The need to introduce new cost efficiencies, improve digitisation and faster transactions have forced banks to rapidly explore the use of robotics in processes. RPA, as defined by the Institute of Robotics Process Automation (IRPA) allows company employees to configure computer software or a ‘robot’ to capture and interpret existing applications to process transactions, manipulate data, trigger responses, and communicate with other digital systems. This requires a system to process vast amount of information, use algorithm to detect patterns, and enable rules-based decision making.
RPA, at its core, is designed to address the monotonous and tedious repetitive tasks that can be handled quickly and efficiently with technology that mimics humans, without their intervention. It bridges legacy systems to streamline data management and processes. Moreover, it does not require IT architecture changes and deployment can be easily scaled as needed.
“RPA can be implemented across the board to all types of processes, except probably the ones that require a high level of cognitive capability. It is a journey that requires creating a dedicated centre of excellence, training people, managing process and data security, and building operating model around RPA. The automated process can then be replicated to deliver savings week after week. If this is done ‘right’ then an institution can start with 40-60% cost reduction within the first year and extend up to 70% cost savings,” said Daniel Dines, CEO and founder of RPA software company UiPath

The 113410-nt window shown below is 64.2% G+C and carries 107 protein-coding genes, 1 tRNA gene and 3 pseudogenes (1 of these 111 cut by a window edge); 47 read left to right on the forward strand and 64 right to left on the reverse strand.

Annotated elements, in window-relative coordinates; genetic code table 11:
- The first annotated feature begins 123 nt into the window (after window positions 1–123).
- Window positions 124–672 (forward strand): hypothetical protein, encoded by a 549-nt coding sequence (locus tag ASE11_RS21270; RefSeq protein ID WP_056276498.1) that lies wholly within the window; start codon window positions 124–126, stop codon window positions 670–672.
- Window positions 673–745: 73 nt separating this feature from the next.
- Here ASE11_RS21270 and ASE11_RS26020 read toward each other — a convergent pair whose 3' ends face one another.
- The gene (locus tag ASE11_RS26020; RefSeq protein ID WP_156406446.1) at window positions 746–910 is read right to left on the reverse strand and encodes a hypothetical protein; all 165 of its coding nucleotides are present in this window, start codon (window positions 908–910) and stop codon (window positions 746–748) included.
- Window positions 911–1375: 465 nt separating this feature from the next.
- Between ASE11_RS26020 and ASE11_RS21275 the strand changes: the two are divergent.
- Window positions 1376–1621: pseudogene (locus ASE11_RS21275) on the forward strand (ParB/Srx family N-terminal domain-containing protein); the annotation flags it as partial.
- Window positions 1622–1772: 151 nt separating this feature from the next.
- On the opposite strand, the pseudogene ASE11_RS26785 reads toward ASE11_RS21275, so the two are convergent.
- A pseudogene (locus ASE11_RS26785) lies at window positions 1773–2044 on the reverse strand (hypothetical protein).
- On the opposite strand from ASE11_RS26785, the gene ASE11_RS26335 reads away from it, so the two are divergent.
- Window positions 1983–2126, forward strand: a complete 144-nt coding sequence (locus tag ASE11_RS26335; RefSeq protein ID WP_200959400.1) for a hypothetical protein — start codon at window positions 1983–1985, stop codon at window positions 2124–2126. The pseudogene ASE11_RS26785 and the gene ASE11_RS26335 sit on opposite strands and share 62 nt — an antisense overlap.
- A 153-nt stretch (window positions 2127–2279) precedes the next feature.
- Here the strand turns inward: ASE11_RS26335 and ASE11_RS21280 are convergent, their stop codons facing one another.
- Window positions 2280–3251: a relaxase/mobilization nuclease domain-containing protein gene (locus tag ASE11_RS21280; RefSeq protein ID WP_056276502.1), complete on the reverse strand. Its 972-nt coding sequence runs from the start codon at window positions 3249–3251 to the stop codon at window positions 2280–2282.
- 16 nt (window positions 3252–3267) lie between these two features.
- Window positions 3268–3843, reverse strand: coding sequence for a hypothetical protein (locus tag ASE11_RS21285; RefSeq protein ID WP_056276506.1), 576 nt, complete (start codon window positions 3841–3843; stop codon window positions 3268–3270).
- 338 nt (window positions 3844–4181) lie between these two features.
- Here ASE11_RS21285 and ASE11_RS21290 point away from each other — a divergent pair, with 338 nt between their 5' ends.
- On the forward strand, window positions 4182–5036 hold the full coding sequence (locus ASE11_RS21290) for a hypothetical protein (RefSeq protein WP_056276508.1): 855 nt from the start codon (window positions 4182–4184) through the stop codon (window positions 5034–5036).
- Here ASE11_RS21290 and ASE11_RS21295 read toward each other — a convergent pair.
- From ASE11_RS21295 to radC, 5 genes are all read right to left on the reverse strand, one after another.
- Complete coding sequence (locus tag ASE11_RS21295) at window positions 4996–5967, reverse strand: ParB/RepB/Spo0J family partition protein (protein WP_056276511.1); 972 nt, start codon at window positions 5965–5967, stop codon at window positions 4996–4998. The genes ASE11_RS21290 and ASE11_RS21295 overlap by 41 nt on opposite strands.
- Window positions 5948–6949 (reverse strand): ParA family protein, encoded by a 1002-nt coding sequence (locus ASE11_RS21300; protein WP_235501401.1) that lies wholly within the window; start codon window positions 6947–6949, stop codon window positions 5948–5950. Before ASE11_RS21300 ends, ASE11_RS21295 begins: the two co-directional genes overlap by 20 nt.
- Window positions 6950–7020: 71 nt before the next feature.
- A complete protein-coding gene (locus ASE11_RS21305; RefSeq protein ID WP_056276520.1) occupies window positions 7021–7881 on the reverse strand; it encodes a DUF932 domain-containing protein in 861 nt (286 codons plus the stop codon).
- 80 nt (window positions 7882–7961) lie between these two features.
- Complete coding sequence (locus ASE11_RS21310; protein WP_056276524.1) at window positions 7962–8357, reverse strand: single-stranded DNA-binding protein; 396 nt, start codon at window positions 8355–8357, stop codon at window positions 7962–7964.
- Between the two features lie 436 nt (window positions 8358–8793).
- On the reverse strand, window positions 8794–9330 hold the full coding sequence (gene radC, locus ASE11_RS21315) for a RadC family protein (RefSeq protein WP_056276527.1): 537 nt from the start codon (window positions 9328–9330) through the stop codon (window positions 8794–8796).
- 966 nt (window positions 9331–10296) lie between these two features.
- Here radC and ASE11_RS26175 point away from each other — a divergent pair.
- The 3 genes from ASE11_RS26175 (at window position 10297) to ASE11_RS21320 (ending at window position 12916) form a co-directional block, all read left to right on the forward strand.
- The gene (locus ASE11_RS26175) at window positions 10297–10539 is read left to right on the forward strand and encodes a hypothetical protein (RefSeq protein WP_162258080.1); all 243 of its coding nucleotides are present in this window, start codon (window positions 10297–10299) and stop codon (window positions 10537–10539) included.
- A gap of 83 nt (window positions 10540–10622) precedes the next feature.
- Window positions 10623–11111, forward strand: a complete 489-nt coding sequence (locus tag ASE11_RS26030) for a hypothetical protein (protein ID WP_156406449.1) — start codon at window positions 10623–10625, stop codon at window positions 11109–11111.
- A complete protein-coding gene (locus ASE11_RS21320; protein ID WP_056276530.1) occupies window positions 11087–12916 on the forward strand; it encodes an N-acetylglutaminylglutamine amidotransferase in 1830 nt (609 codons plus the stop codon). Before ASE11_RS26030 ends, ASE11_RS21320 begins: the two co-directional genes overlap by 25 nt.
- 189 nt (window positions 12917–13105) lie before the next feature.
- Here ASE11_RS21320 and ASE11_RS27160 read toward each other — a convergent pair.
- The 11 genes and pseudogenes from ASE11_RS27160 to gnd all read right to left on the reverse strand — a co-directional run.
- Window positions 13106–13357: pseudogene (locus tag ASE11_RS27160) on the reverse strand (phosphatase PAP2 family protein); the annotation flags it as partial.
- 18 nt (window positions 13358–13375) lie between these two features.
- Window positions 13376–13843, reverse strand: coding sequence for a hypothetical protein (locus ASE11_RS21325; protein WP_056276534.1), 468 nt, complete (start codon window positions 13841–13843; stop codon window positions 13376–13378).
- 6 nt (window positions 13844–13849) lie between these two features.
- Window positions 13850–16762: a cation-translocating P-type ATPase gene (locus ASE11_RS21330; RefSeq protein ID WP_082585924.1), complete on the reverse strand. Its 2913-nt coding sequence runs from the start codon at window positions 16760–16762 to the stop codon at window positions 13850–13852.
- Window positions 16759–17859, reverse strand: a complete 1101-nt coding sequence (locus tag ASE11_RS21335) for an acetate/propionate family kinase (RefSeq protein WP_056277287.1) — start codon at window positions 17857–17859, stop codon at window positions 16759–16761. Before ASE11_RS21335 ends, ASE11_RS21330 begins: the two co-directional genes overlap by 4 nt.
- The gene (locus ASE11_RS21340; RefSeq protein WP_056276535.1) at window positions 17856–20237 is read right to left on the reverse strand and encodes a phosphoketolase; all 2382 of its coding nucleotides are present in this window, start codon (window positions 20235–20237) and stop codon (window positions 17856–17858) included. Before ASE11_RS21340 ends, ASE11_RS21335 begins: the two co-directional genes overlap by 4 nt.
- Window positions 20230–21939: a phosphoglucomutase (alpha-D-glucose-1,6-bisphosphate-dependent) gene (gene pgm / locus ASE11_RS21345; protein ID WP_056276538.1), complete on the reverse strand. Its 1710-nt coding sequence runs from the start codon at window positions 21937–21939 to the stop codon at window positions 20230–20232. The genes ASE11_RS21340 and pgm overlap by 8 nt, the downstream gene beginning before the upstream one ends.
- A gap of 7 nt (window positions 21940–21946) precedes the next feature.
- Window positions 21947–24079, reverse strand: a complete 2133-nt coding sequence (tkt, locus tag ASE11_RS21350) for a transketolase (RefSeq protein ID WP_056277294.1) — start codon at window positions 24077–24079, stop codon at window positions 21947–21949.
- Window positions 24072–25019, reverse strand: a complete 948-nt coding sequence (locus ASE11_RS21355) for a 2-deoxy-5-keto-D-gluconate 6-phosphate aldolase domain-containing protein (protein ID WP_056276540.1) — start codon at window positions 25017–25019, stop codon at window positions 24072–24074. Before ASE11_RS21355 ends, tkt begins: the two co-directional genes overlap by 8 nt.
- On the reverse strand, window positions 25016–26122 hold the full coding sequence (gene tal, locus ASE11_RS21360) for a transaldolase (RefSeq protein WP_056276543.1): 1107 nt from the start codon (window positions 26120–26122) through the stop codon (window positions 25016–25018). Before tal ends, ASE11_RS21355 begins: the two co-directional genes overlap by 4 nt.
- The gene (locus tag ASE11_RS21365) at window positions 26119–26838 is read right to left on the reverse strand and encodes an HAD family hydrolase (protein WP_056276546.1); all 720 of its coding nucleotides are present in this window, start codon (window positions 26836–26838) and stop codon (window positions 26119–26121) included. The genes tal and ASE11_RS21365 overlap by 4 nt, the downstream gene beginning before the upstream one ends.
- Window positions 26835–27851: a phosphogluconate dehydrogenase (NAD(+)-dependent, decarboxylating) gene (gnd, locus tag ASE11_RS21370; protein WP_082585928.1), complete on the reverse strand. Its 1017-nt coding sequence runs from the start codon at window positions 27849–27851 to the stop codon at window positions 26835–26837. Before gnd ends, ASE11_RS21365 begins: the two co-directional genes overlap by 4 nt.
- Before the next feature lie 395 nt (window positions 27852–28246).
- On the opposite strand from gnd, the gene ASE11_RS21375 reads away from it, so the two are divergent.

“Right now, collectively as an industry, the penetration of RPA across Fortune 1000 companies is about 40% in different phases of adoption, but if we look at the pipeline, it is likely to grow to 70%-80% in the next couple of years,” he added.
And today, the application of RPA is rapidly scaling. Grand View Research estimates that the current global market for RPA is worth $125.2 million, which it expects to grow to $8.75 billion by 2024.In addition, the adoption of RPA in the banking and financial services sector is expected to grow at a CAGR of over 65%.
One of the key element in the development of robotics is AI, which enables computers to think and analyse information like a human. “RPA is the eyes and hands while AI is the brain. They both need to coexist, with RPA becoming a key enabler for AI. RPA is largely focused on rules based processes and brings discipline into how one thinks of processes and reengineers them. With RPA one can collect enough data to create machine learning and cognitive process,” Dines explained.